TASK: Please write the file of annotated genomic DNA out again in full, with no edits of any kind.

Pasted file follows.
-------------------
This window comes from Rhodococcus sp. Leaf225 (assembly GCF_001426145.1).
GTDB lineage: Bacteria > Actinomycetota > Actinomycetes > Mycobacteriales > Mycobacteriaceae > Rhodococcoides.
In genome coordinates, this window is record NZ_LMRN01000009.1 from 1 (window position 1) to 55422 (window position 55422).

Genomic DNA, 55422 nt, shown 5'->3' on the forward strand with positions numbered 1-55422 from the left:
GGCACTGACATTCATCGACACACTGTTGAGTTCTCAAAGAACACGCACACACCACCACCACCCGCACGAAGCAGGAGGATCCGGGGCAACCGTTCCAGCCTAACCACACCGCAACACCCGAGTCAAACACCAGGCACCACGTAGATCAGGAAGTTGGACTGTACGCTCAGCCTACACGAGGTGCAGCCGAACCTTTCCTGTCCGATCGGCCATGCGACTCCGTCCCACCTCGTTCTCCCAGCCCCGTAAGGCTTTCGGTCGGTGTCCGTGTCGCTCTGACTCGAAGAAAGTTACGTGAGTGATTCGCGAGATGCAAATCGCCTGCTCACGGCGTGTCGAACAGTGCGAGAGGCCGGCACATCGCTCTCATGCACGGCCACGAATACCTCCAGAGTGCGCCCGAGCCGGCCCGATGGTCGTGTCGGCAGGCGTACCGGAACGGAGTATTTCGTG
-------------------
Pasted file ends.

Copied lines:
This window comes from Rhodococcus sp. Leaf225 (assembly GCF_001426145.1).
GTDB lineage: Bacteria > Actinomycetota > Actinomycetes > Mycobacteriales > Mycobacteriaceae > Rhodococcoides.
In genome coordinates, this window is record NZ_LMRN01000009.1 from 1 (window position 1) to 55422 (window position 55422).

Genomic DNA, 55422 nt, shown 5'->3' on the forward strand with positions numbered 1-55422 from the left:
GGCACTGACATTCATCGACACACTGTTGAGTTCTCAAAGAACACGCACACACCACCACCACCCGCACGAAGCAGGAGGATCCGGGGCAACCGTTCCAGCCTAACCACACCGCAACACCCGAGTCAAACACCAGGCACCACGTAGATCAGGAAGTTGGACTGTACGCTCAGCCTACACGAGGTGCAGCCGAACCTTTCCTGTCCGATCGGCCATGCGACTCCGTCCCACCTCGTTCTCCCAGCCCCGTAAGGCTTTCGGTCGGTGTCCGTGTCGCTCTGACTCGAAGAAAGTTACGTGAGTGATTCGCGAGATGCAAATCGCCTGCTCACGGCGTGTCGAACAGTGCGAGAGGCCGGCACATCGCTCTCATGCACGGCCACGAATACCTCCAGAGTGCGCCCGAGCCGGCCCGATGGTCGTGTCGGCAGGCGTACCGGAACGGAGTATTTCGTG